Also new in this release is some tweaks to the color functions. Prior to this version, if you wanted your tag cloud links to use the same color as the rest of the links in your site or sidebar, you had to manually enter the color definition in both the min and max color fields or parameters. No more. Now, if you leave both colors blank, your tags will be the same color as the rest of your links. If you only use one of the two fields, your tag links will all be that color.

As always, you can find more info and the download (and leave your comments) on the CTC page.

Off-site Backups and Amazon S3


After losing two hard drives in rapid succession, I figured it was time to start giving some serious thought to my backup plan. I have been rsyncing my documents, pictures, and active projects folders to my local Debian server for a while now so neither drive loss was that critical, but it drove home the fact that while I like to think my systems are bulletproof, there’s no such thing. At that point, I decided I needed a robust off-site backup plan.

I started looking at the various free services that were available. I tried a few of them, but the biggest drawback was most locked you into a proprietary application for performing backups. The notable exception here was Omnidrive, which I used for a while and liked, until they upgraded their software and it stopped working on OS X. The other major drawback to the free services was the available space. Most providers only give you a gigabyte or two for free, and then charge you beyond that.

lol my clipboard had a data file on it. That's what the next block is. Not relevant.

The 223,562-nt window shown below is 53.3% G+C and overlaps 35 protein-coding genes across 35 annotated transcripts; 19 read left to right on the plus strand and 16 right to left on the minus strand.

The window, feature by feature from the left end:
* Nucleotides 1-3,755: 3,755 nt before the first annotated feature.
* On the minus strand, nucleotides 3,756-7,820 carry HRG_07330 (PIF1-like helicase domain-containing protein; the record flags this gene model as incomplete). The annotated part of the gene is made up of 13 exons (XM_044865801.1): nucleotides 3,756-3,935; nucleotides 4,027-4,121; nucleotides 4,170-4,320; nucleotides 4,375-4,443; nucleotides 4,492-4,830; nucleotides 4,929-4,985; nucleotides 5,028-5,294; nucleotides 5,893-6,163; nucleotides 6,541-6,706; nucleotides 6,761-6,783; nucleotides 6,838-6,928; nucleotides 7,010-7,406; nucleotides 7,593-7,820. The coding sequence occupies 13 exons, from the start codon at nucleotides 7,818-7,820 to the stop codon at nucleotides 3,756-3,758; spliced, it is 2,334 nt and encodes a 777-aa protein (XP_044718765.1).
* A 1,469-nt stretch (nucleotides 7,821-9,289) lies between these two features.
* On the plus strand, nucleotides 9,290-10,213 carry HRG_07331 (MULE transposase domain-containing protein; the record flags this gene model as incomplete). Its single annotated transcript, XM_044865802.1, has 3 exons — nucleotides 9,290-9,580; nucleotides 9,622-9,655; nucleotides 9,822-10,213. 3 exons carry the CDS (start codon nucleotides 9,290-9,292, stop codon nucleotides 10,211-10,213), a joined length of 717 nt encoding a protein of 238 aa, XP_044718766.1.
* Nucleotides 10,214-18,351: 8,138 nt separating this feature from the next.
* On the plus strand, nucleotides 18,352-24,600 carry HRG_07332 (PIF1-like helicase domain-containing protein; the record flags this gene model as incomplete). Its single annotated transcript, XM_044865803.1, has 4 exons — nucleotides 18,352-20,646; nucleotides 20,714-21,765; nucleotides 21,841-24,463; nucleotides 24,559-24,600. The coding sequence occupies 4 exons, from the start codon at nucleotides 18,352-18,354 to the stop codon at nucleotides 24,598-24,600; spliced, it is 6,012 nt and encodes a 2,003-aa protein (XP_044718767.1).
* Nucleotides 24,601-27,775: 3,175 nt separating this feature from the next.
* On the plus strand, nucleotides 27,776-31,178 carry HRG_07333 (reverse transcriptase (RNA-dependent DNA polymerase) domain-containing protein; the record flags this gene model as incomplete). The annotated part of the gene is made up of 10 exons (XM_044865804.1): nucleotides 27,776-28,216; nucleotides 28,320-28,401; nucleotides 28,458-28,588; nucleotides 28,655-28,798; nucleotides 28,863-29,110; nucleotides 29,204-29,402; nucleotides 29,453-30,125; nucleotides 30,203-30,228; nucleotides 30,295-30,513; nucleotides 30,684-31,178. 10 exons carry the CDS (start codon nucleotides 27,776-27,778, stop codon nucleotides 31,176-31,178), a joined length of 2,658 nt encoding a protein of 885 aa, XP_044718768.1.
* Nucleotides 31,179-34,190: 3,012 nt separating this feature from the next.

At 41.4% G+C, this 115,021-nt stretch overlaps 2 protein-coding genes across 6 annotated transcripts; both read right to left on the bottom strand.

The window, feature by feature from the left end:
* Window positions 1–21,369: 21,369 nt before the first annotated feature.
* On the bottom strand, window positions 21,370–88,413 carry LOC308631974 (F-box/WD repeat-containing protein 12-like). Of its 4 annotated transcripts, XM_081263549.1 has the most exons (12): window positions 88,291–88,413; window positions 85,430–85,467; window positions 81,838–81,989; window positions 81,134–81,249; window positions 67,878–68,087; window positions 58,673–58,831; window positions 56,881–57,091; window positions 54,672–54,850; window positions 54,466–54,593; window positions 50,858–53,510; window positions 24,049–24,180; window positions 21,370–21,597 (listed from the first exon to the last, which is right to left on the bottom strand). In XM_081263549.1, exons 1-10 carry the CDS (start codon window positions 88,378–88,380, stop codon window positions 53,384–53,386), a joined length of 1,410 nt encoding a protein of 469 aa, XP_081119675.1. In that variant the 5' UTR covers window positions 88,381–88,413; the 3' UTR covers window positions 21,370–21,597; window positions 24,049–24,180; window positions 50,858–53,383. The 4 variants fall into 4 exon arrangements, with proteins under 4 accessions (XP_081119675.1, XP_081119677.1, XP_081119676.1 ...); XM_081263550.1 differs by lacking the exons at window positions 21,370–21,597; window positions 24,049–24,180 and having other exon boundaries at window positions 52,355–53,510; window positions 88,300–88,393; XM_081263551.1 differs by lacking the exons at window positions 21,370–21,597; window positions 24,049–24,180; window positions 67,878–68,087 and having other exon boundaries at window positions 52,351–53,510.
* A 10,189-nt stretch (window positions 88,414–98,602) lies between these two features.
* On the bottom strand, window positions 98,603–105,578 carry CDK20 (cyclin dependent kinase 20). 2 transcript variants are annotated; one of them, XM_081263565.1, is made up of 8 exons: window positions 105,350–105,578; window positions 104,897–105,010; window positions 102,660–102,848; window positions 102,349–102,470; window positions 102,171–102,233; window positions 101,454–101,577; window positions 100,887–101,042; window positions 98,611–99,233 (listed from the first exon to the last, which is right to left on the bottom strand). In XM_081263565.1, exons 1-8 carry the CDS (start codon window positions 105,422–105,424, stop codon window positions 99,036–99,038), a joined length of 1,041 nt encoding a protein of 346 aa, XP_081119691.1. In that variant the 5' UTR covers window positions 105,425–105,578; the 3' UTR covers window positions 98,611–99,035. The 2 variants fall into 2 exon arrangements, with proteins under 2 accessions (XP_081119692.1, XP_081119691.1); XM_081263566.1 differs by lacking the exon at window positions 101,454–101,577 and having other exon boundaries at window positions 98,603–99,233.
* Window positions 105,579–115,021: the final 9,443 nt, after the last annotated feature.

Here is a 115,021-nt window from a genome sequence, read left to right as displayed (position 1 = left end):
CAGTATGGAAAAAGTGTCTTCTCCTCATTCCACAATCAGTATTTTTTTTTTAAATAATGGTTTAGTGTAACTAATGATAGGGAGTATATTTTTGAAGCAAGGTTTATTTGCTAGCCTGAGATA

Since I was going to have to pay to get the amount of space I needed, I started looking at real offsite backup providers. I found several that offered what I was looking for, but none were within my price range. While researching the various options, I came across Rob Rohan’s article about how he used Amazon’s Simple Storage Service (S3 for short) as a back-end for a server backup plan.

After looking at how much (roughly) it was going to cost per month, I started using S3 last month as my primary off-site backup destination. I couldn’t be more pleased with the outcome at this point. I followed Rob’s technique for the most part, but skipping the database backup stuff since I don’t need it (but I might start doing it, you know, just in case). The first backup took forever of course (we’re talking almost 5 gigs being pushed up my cable connection), but the subsequent sync operations fly.

And the price? Well, my first monthly bill was $1.42, broken down thusly:

  • $0.15 per GB-Month of storage used – 2.478 GB-Mo – $0.37
  • $0.10 per GB-all data transfer in – 4.632 GB – $0.46
  • $0.18 per GB-first 10 TB/month data transfer out – 0.097 GB – $0.02
  • $0.01 per 1,000 PUT or LIST requests – 55653 Requests – $0.56
  • $0.01 per 10,000 GET and all other requests – 46 Requests – $0.01

As you can see, it makes for a very cost-effective backup solution.

Some apps I found useful for working with S3 (Note: OS platforms listed after each app):
Jungle Disk – Windows, OS X, Linux
S3 Browser – OS X
Cockpit – Windows, OS X, Linux (requires Java)
S3Sync – Windows, OS X, Linux (requires Ruby)